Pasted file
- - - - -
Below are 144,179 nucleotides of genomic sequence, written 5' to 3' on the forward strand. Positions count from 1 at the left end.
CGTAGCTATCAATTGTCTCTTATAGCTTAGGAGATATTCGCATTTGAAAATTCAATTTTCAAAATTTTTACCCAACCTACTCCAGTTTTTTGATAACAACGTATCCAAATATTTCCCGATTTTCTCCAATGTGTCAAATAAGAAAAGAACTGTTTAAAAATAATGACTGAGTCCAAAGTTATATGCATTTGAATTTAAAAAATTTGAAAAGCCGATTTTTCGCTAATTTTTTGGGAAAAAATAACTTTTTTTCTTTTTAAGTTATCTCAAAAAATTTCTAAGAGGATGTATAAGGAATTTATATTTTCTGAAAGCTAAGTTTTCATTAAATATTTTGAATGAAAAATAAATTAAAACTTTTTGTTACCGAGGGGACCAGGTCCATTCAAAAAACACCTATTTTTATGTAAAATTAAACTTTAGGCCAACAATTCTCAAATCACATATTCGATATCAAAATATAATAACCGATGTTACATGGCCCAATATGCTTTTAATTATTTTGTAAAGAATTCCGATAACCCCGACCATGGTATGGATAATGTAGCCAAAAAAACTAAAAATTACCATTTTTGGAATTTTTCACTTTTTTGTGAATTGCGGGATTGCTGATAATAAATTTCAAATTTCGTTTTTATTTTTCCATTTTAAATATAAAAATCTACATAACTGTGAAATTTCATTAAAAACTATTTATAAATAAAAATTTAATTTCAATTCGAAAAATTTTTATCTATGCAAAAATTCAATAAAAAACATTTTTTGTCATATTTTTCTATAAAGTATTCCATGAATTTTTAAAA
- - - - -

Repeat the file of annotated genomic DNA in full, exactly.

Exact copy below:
Below are 144,179 nucleotides of genomic sequence, written 5' to 3' on the forward strand. Positions count from 1 at the left end.
CGTAGCTATCAATTGTCTCTTATAGCTTAGGAGATATTCGCATTTGAAAATTCAATTTTCAAAATTTTTACCCAACCTACTCCAGTTTTTTGATAACAACGTATCCAAATATTTCCCGATTTTCTCCAATGTGTCAAATAAGAAAAGAACTGTTTAAAAATAATGACTGAGTCCAAAGTTATATGCATTTGAATTTAAAAAATTTGAAAAGCCGATTTTTCGCTAATTTTTTGGGAAAAAATAACTTTTTTTCTTTTTAAGTTATCTCAAAAAATTTCTAAGAGGATGTATAAGGAATTTATATTTTCTGAAAGCTAAGTTTTCATTAAATATTTTGAATGAAAAATAAATTAAAACTTTTTGTTACCGAGGGGACCAGGTCCATTCAAAAAACACCTATTTTTATGTAAAATTAAACTTTAGGCCAACAATTCTCAAATCACATATTCGATATCAAAATATAATAACCGATGTTACATGGCCCAATATGCTTTTAATTATTTTGTAAAGAATTCCGATAACCCCGACCATGGTATGGATAATGTAGCCAAAAAAACTAAAAATTACCATTTTTGGAATTTTTCACTTTTTTGTGAATTGCGGGATTGCTGATAATAAATTTCAAATTTCGTTTTTATTTTTCCATTTTAAATATAAAAATCTACATAACTGTGAAATTTCATTAAAAACTATTTATAAATAAAAATTTAATTTCAATTCGAAAAATTTTTATCTATGCAAAAATTCAATAAAAAACATTTTTTGTCATATTTTTCTATAAAGTATTCCATGAATTTTTAAAA